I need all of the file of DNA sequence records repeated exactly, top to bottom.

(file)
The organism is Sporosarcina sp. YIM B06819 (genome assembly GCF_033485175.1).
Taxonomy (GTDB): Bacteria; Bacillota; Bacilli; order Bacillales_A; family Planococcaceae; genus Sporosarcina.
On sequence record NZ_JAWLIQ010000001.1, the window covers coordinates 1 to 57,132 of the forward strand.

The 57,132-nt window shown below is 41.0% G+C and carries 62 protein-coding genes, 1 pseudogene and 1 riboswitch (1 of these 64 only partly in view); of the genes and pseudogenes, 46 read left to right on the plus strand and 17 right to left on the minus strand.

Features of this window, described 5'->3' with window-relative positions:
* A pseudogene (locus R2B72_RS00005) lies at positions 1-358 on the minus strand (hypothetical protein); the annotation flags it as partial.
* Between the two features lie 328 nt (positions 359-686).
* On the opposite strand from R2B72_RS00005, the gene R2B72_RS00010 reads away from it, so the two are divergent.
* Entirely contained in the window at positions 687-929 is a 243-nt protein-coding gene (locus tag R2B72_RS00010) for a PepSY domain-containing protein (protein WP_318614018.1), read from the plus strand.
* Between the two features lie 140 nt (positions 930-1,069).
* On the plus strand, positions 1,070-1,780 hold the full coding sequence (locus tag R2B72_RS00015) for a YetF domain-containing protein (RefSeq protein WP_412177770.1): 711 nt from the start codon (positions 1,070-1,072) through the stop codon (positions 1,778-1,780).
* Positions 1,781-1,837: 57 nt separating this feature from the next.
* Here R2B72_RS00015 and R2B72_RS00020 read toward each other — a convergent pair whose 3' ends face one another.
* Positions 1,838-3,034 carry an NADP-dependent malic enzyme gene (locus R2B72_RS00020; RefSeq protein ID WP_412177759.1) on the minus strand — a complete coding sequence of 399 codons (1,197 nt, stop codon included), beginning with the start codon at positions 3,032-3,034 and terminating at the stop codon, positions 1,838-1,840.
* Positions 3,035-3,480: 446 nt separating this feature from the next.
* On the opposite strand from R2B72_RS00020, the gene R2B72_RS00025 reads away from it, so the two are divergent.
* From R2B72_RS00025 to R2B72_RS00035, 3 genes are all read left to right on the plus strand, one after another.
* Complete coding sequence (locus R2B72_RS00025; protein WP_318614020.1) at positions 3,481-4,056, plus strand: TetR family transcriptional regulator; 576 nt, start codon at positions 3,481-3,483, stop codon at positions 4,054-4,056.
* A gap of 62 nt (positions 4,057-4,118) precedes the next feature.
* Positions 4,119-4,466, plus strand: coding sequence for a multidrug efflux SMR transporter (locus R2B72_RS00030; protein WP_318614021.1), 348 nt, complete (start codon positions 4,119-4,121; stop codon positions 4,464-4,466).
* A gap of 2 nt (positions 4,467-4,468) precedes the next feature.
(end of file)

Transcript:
The organism is Sporosarcina sp. YIM B06819 (genome assembly GCF_033485175.1).
Taxonomy (GTDB): Bacteria; Bacillota; Bacilli; order Bacillales_A; family Planococcaceae; genus Sporosarcina.
On sequence record NZ_JAWLIQ010000001.1, the window covers coordinates 1 to 57,132 of the forward strand.

The 57,132-nt window shown below is 41.0% G+C and carries 62 protein-coding genes, 1 pseudogene and 1 riboswitch (1 of these 64 only partly in view); of the genes and pseudogenes, 46 read left to right on the plus strand and 17 right to left on the minus strand.

Features of this window, described 5'->3' with window-relative positions:
* A pseudogene (locus R2B72_RS00005) lies at positions 1-358 on the minus strand (hypothetical protein); the annotation flags it as partial.
* Between the two features lie 328 nt (positions 359-686).
* On the opposite strand from R2B72_RS00005, the gene R2B72_RS00010 reads away from it, so the two are divergent.
* Entirely contained in the window at positions 687-929 is a 243-nt protein-coding gene (locus tag R2B72_RS00010) for a PepSY domain-containing protein (protein WP_318614018.1), read from the plus strand.
* Between the two features lie 140 nt (positions 930-1,069).
* On the plus strand, positions 1,070-1,780 hold the full coding sequence (locus tag R2B72_RS00015) for a YetF domain-containing protein (RefSeq protein WP_412177770.1): 711 nt from the start codon (positions 1,070-1,072) through the stop codon (positions 1,778-1,780).
* Positions 1,781-1,837: 57 nt separating this feature from the next.
* Here R2B72_RS00015 and R2B72_RS00020 read toward each other — a convergent pair whose 3' ends face one another.
* Positions 1,838-3,034 carry an NADP-dependent malic enzyme gene (locus R2B72_RS00020; RefSeq protein ID WP_412177759.1) on the minus strand — a complete coding sequence of 399 codons (1,197 nt, stop codon included), beginning with the start codon at positions 3,032-3,034 and terminating at the stop codon, positions 1,838-1,840.
* Positions 3,035-3,480: 446 nt separating this feature from the next.
* On the opposite strand from R2B72_RS00020, the gene R2B72_RS00025 reads away from it, so the two are divergent.
* From R2B72_RS00025 to R2B72_RS00035, 3 genes are all read left to right on the plus strand, one after another.
* Complete coding sequence (locus R2B72_RS00025; protein WP_318614020.1) at positions 3,481-4,056, plus strand: TetR family transcriptional regulator; 576 nt, start codon at positions 3,481-3,483, stop codon at positions 4,054-4,056.
* A gap of 62 nt (positions 4,057-4,118) precedes the next feature.
* Positions 4,119-4,466, plus strand: coding sequence for a multidrug efflux SMR transporter (locus R2B72_RS00030; protein WP_318614021.1), 348 nt, complete (start codon positions 4,119-4,121; stop codon positions 4,464-4,466).
* A gap of 2 nt (positions 4,467-4,468) precedes the next feature.